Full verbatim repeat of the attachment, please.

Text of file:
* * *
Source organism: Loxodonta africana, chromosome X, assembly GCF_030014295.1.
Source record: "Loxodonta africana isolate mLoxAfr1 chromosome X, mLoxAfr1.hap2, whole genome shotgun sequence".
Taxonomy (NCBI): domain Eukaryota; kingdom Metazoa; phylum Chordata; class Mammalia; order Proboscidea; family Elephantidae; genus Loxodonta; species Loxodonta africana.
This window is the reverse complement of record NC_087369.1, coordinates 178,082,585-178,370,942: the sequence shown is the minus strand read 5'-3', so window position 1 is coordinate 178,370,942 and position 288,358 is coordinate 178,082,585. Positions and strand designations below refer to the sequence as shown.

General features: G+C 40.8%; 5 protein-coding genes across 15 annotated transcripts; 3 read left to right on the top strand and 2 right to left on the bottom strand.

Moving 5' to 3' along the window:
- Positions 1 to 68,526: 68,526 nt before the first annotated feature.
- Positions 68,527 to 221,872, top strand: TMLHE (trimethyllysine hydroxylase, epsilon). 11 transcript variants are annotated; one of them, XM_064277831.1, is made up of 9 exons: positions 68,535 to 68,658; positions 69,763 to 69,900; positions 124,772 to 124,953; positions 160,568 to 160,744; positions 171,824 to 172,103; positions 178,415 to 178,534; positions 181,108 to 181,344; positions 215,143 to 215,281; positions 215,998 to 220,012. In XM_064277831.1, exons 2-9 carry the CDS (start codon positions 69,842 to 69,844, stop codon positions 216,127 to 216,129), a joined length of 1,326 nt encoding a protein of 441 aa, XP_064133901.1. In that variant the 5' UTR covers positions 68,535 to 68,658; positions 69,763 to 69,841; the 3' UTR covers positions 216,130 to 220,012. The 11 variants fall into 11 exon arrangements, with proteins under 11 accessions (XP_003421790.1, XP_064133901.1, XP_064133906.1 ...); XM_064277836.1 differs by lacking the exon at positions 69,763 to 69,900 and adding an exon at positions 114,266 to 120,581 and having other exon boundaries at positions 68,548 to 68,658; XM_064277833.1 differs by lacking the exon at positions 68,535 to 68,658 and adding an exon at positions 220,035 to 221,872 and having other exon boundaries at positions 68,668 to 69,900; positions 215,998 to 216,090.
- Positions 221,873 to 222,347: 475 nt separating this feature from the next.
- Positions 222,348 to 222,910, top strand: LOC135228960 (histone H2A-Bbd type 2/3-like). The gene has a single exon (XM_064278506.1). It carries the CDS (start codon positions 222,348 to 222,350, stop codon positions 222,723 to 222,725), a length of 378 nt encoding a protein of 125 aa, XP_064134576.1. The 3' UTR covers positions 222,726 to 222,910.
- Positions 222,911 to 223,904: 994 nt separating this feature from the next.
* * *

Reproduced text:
Source organism: Loxodonta africana, chromosome X, assembly GCF_030014295.1.
Source record: "Loxodonta africana isolate mLoxAfr1 chromosome X, mLoxAfr1.hap2, whole genome shotgun sequence".
Taxonomy (NCBI): domain Eukaryota; kingdom Metazoa; phylum Chordata; class Mammalia; order Proboscidea; family Elephantidae; genus Loxodonta; species Loxodonta africana.
This window is the reverse complement of record NC_087369.1, coordinates 178,082,585-178,370,942: the sequence shown is the minus strand read 5'-3', so window position 1 is coordinate 178,370,942 and position 288,358 is coordinate 178,082,585. Positions and strand designations below refer to the sequence as shown.

General features: G+C 40.8%; 5 protein-coding genes across 15 annotated transcripts; 3 read left to right on the top strand and 2 right to left on the bottom strand.

Moving 5' to 3' along the window:
- Positions 1 to 68,526: 68,526 nt before the first annotated feature.
- Positions 68,527 to 221,872, top strand: TMLHE (trimethyllysine hydroxylase, epsilon). 11 transcript variants are annotated; one of them, XM_064277831.1, is made up of 9 exons: positions 68,535 to 68,658; positions 69,763 to 69,900; positions 124,772 to 124,953; positions 160,568 to 160,744; positions 171,824 to 172,103; positions 178,415 to 178,534; positions 181,108 to 181,344; positions 215,143 to 215,281; positions 215,998 to 220,012. In XM_064277831.1, exons 2-9 carry the CDS (start codon positions 69,842 to 69,844, stop codon positions 216,127 to 216,129), a joined length of 1,326 nt encoding a protein of 441 aa, XP_064133901.1. In that variant the 5' UTR covers positions 68,535 to 68,658; positions 69,763 to 69,841; the 3' UTR covers positions 216,130 to 220,012. The 11 variants fall into 11 exon arrangements, with proteins under 11 accessions (XP_003421790.1, XP_064133901.1, XP_064133906.1 ...); XM_064277836.1 differs by lacking the exon at positions 69,763 to 69,900 and adding an exon at positions 114,266 to 120,581 and having other exon boundaries at positions 68,548 to 68,658; XM_064277833.1 differs by lacking the exon at positions 68,535 to 68,658 and adding an exon at positions 220,035 to 221,872 and having other exon boundaries at positions 68,668 to 69,900; positions 215,998 to 216,090.
- Positions 221,873 to 222,347: 475 nt separating this feature from the next.
- Positions 222,348 to 222,910, top strand: LOC135228960 (histone H2A-Bbd type 2/3-like). The gene has a single exon (XM_064278506.1). It carries the CDS (start codon positions 222,348 to 222,350, stop codon positions 222,723 to 222,725), a length of 378 nt encoding a protein of 125 aa, XP_064134576.1. The 3' UTR covers positions 222,726 to 222,910.
- Positions 222,911 to 223,904: 994 nt separating this feature from the next.